Chattanooga National Cemetery
When visiting in Chattanooga, TN, pay a heartfelt tribute to those who lost their lives during the Civil War. Chattanooga National Cemetery stands today as a major memorial site dedicated by Major General George Henry Thomas in 1867, honoring all of those brave soldiers whose last resting place lies there since the end of the war. The cemetery serves as an enduring reminder that we must never forget our fallen heroes and honor their legacy for generations to come.
Chattanooga National Cemetery is an awe-inspiring tribute to the men and women who served our nation. Set in a picturesque landscape of Cumberland Plateau, it stands as a solemn reminder honoring 44,000 veterans from wars past and present. Here you will also find monuments that bring history to life – one dedicated specifically to the courageous ‘Andrews’ Raiders’ of 1862. Step into these sacred grounds, take your time, and appreciate those who fought for freedom’s cause.
Originally selected by General Thomas during the Battle of Missionary Ridge, Chattanooga National Cemetery lies at a strategic location surrounded to the east with views of Lookout Mountain and Missionary Ridge. First opened in 1863 as a graveyard for casualties from Battles at Chattanooga and Chickamauga – including almost 1,800 unknowns – it was later established as an official national cemetery four years later in 1867. Further burials were made that included those who had fallen along Sherman’s march toward Atlanta from Athens, Georgia, or Charleston, South Carolina, solidifying the site’s rich Civil War history.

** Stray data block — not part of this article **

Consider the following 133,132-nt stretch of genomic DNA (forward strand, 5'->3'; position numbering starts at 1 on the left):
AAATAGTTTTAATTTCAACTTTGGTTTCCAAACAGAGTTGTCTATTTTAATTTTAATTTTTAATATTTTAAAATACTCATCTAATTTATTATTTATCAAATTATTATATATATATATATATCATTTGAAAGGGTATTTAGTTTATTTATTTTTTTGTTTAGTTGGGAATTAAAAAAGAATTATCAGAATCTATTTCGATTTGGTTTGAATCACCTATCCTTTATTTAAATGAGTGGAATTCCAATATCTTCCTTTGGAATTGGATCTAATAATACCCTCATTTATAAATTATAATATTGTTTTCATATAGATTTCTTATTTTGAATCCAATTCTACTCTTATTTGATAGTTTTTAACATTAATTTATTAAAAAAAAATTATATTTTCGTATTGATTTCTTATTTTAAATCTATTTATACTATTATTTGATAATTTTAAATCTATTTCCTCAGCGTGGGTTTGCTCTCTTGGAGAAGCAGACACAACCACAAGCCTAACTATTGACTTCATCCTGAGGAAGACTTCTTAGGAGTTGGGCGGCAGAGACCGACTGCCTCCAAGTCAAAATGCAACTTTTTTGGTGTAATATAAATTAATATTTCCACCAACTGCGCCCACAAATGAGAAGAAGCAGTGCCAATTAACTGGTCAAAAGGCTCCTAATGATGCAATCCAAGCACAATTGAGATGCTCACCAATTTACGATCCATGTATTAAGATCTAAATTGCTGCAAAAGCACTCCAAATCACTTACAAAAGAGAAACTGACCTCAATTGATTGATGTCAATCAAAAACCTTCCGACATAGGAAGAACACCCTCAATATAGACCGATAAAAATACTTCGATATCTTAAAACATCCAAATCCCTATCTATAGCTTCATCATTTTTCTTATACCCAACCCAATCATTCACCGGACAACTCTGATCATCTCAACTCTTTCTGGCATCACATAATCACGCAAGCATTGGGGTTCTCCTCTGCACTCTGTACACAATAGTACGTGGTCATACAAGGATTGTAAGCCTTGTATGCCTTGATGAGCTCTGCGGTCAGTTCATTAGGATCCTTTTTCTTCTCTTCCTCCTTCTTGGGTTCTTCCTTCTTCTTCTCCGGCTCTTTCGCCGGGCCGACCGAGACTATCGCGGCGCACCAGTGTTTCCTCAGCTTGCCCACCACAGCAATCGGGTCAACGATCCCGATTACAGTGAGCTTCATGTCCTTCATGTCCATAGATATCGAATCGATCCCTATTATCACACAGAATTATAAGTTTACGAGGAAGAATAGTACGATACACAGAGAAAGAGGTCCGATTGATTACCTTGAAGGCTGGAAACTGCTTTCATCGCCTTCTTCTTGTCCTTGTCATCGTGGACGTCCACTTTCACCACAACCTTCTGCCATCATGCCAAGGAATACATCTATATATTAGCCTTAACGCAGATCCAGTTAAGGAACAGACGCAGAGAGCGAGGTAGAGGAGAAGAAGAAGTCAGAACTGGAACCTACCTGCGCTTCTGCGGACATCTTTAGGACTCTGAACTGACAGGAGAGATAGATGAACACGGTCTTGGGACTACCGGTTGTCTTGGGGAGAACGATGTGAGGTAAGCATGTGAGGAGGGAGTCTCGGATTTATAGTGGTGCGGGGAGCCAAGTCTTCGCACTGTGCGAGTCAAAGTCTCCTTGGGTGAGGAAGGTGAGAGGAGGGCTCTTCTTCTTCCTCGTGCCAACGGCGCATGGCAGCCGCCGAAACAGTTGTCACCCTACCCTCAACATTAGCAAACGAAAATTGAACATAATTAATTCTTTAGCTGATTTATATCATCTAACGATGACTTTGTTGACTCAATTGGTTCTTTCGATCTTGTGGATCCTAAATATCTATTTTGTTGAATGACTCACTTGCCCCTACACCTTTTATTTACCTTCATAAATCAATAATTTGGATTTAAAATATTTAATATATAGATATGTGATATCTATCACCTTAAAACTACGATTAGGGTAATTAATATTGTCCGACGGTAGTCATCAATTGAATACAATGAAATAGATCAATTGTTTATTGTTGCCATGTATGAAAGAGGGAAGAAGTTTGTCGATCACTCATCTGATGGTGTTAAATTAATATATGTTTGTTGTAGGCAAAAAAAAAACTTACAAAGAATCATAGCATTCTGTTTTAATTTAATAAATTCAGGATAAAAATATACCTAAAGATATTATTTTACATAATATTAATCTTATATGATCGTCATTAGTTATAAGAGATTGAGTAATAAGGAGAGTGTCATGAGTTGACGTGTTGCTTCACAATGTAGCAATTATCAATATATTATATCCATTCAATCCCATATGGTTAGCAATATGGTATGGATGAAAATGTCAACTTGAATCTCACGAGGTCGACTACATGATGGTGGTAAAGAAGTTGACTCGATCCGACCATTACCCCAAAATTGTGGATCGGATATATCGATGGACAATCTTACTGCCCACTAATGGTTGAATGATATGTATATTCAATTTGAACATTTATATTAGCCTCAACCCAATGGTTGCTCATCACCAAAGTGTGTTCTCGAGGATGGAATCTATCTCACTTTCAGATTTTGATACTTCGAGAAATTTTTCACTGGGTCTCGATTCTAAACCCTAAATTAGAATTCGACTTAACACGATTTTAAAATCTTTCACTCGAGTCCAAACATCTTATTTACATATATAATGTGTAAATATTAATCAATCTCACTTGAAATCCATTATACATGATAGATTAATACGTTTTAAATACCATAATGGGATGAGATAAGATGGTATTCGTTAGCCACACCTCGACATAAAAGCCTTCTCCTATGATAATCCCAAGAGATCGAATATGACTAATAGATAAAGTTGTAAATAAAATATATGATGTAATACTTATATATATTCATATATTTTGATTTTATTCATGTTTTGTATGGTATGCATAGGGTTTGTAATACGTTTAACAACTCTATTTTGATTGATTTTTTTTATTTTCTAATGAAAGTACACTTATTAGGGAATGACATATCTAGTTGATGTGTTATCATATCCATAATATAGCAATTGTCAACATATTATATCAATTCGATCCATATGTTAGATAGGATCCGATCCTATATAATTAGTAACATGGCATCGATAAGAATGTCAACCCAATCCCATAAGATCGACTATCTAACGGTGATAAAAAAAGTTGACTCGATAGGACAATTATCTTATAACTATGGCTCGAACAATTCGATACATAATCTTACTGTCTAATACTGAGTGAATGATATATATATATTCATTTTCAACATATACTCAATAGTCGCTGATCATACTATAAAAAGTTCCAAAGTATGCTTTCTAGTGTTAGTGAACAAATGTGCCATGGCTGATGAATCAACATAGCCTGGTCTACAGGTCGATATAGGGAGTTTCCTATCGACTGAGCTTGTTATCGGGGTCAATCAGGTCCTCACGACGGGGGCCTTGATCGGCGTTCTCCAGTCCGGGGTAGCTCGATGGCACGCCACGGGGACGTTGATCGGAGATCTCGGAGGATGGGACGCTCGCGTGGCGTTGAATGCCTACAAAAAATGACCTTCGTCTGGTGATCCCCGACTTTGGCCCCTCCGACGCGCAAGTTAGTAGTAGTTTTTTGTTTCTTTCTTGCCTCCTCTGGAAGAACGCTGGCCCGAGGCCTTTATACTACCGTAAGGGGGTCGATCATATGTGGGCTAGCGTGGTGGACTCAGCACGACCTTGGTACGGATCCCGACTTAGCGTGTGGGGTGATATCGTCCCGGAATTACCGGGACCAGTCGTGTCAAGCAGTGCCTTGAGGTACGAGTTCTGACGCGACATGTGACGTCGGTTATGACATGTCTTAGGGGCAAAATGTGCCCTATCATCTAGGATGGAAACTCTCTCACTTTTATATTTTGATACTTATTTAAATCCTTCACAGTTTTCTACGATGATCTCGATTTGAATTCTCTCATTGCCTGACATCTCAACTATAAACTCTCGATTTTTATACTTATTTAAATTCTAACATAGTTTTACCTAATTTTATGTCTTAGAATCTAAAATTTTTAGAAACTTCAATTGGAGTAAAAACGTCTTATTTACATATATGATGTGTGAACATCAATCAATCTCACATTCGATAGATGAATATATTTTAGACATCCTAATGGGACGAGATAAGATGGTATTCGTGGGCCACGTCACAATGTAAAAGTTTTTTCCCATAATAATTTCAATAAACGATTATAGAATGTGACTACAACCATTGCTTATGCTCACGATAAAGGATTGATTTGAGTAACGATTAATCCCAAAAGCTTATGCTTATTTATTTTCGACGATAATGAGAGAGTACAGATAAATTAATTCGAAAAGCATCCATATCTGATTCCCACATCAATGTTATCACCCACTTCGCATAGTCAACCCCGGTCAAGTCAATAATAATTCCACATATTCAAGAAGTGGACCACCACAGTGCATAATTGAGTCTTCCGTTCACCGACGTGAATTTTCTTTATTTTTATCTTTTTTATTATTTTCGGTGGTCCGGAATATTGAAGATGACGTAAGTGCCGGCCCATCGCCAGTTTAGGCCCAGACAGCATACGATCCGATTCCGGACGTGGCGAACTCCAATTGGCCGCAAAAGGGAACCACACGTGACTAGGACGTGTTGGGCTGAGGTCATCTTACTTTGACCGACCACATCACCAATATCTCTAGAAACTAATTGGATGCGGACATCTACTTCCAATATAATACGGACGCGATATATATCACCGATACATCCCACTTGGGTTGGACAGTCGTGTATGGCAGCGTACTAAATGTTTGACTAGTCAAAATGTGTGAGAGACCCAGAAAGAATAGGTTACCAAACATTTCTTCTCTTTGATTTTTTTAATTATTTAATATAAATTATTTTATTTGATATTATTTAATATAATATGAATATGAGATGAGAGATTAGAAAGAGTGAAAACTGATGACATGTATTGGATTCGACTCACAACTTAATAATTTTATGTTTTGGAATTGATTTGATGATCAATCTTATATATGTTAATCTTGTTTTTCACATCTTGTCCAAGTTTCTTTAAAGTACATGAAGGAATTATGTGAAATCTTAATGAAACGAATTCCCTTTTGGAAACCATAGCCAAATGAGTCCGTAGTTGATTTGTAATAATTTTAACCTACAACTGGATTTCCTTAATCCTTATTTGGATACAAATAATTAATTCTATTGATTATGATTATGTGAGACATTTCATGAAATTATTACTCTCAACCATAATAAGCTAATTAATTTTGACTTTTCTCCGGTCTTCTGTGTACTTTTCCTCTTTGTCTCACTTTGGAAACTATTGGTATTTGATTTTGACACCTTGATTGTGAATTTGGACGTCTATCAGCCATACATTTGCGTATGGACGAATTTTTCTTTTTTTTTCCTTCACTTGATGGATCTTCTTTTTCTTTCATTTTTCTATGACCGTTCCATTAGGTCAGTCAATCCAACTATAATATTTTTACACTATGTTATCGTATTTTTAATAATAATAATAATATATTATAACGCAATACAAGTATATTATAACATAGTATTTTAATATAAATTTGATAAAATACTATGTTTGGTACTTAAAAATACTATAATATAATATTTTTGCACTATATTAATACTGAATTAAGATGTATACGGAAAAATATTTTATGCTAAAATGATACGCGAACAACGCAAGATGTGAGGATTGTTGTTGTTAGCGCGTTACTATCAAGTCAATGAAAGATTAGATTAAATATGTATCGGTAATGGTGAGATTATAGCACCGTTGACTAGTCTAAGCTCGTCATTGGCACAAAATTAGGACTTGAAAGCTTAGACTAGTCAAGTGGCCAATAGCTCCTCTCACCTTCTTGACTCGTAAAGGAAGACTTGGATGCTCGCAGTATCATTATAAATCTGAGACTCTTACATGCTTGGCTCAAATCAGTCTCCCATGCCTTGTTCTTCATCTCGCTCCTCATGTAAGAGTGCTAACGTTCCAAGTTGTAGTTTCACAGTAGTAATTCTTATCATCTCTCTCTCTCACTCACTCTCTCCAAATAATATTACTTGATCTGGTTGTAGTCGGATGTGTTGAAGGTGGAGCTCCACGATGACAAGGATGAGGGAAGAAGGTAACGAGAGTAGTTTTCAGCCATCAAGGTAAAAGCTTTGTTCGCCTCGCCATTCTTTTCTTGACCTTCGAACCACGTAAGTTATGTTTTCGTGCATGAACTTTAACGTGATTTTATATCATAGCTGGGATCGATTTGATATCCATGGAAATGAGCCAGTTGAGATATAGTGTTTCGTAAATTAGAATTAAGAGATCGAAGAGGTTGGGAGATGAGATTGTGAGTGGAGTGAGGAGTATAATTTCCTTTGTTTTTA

Upon entering through its two main gates accessed off South Holtzclaw Avenue or other entrances on Bailey Avenue or Central Ave, visitors will see stone walls topped with short wrought-iron fences along northern boundaries and chain link fencing elsewhere. Atop the cemetery’s central hill is a flagpole surrounded by four seacoast artillery cannons memorializing those who served in battle. The Circle of Honor around this area also contains granite monuments dedicated to veterans’ organizations and military divisions alike – an elegant reminder of the sacrifice made then remembered forevermore today.
Chattanooga National Cemetery offers a tranquil respite in the midst of bustling city life. Strolling through its peaceful green lawns, visitors can discover monuments to US military personnel spanning centuries – from Civil War regiments up to modern service members. Perhaps most remarkable are two memorials that tower above others; the 1868 archway and Medal of Honor plaque commemorate bravery with an inspiring message for all who visit.